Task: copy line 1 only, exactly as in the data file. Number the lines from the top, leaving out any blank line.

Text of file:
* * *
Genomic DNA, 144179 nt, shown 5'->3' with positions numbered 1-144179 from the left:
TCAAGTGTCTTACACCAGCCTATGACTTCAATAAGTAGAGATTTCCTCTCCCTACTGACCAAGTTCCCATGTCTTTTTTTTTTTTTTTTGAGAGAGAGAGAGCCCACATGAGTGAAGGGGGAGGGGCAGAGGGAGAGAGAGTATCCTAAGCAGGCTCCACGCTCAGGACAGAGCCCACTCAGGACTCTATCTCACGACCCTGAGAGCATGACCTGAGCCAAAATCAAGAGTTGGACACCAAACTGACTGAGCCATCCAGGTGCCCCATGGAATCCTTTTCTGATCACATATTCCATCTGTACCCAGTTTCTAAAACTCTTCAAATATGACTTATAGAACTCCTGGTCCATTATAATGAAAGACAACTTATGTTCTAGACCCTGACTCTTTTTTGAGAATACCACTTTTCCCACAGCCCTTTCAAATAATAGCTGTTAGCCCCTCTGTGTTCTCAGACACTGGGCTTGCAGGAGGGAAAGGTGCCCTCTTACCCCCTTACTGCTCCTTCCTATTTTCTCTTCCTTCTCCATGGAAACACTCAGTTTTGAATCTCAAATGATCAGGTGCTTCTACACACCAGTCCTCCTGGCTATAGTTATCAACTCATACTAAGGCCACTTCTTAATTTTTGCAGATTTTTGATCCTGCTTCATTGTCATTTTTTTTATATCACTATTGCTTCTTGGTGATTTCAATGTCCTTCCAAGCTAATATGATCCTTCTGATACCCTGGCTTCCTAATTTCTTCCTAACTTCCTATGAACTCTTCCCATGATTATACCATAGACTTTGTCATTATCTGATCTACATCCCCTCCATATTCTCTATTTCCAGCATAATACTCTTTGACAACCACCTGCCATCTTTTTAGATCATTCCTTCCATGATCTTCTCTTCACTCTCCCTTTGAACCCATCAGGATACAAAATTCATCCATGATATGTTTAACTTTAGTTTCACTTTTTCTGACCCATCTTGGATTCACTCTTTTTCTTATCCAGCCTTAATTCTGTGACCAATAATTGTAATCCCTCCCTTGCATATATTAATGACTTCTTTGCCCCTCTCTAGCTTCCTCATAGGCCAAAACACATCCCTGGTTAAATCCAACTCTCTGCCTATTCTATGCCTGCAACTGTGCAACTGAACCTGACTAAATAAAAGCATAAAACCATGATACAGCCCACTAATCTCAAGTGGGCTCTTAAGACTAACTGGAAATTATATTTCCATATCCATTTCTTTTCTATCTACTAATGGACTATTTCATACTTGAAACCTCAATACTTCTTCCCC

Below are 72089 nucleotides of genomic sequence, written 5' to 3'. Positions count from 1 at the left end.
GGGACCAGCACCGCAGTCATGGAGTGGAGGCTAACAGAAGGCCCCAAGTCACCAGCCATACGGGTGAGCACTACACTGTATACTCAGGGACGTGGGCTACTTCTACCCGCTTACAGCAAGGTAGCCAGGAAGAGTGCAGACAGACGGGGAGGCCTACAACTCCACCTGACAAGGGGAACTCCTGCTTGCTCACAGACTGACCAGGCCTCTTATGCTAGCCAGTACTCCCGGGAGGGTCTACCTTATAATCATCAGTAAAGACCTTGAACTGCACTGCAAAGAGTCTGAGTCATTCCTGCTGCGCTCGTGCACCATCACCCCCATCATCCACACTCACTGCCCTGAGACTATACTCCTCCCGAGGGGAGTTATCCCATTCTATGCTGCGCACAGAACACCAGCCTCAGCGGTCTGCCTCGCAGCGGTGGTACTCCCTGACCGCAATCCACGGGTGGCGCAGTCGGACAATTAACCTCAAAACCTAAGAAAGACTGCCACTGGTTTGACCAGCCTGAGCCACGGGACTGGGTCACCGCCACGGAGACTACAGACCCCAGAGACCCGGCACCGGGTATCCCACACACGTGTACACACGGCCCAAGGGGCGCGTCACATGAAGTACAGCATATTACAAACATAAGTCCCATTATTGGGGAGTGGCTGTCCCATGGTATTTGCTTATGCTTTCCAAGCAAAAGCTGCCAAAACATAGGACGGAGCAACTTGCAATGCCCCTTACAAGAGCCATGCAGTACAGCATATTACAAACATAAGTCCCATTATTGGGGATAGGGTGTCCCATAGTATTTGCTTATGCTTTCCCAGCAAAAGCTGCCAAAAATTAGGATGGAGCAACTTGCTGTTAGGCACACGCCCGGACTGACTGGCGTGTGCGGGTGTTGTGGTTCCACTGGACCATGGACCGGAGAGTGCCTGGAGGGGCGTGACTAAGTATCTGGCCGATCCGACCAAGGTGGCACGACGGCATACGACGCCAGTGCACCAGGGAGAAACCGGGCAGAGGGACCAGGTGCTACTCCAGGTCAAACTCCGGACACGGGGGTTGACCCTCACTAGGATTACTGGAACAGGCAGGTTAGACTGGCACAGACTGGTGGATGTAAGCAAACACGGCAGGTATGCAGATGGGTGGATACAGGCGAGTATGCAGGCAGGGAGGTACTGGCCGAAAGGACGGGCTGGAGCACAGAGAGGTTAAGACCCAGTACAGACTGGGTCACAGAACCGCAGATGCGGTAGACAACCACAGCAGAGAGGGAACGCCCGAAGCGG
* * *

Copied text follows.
Genomic DNA, 144179 nt, shown 5'->3' with positions numbered 1-144179 from the left: